The Federal Communications Commission’s Network Neutrality rules became effective on June 12. Since then, contrary to the warnings of some opponents, the digital world has not stopped turning.


On the other hand, while Net Neutrality supporters were jubilant, there has been little visible change for the good, either. That should not be surprising, since the most important impact of the new rules is in shaping future conduct.


Even so, for those interested in preserving an open Internet, there are a number of developments worth noting.


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White House Finally Answers Snowden Pardon Petition: The Only Good Whistleblowing Is Punished Whistleblowing | Tim Cushing | Techdirt

White House Finally Answers Snowden Pardon Petition: The Only Good Whistleblowing Is Punished Whistleblowing | Tim Cushing | Techdirt | Surfing the Broadband Bit Stream | Scoop.it

The White House has finally responded -- more than two years later -- to a petition asking for a pardon of Edward Snowden. The petition surfaced soon after Snowden went public with his identity. Less than three weeks later -- June 25, 2013 -- it had passed the 100,000-signature threshold.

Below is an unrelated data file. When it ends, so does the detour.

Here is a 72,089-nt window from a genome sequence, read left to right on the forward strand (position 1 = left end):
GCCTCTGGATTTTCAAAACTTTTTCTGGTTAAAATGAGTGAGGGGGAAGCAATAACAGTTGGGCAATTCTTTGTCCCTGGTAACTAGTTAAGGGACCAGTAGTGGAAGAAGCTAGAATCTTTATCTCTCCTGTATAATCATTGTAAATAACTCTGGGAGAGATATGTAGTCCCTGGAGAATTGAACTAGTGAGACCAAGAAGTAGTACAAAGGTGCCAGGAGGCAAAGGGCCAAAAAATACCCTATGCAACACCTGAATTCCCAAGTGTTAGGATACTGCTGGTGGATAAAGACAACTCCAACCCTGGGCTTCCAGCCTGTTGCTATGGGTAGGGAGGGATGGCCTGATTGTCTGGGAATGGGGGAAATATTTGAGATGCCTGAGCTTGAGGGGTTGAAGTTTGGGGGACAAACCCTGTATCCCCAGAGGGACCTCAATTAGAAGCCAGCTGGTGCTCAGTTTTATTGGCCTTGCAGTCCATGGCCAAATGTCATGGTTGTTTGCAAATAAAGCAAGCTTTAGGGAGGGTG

Understandably, the administration was in no hurry to respond to this petition. In the immediate aftermath of the first leaks, no entity was more unpopular than the NSA. Snowden, on the other hand, probably could have won a number of local elections as a write-in candidate at that point. So, the administration sat on it, as it has sat on a great many petitions not particularly aligned with its desires.

Unfortunately, the public's opinion hasn't shifted much. As other agencies have become more plaintive in their requests to undermine privacy and safety to keep criminals from "going dark," the public has become less and less enthusiastic about being forced to make more sacrifices in the interest of security. The NSA also hasn't become more popular in the interim. So buying time by cherry-picking We The People petitions to respond to hasn't made answering this petition any easier for the administration.

More than two years later -- 763 days past the point it became a viable petition -- the administration has answered.


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Innovation tour: Kitchener-Waterloo a surging hub of high-tech startup companies. | Dan Miner | Buffalo Business First

Innovation tour: Kitchener-Waterloo a surging hub of high-tech startup companies. | Dan Miner | Buffalo Business First | Surfing the Broadband Bit Stream | Scoop.it

Monday's story on Hamilton can be found here and Tuesday's story on the Mississauga is here.

It’s hard to find a place to start when describing the startup scene in the Kitchener-Waterloo region – but perhaps the best place is the University of Waterloo.

That college is one of the foremost engineering entities in the world and spawned a variety of high-tech companies over the years, including Blackberry Limited (formerly Research in Motion) and D2L Corp.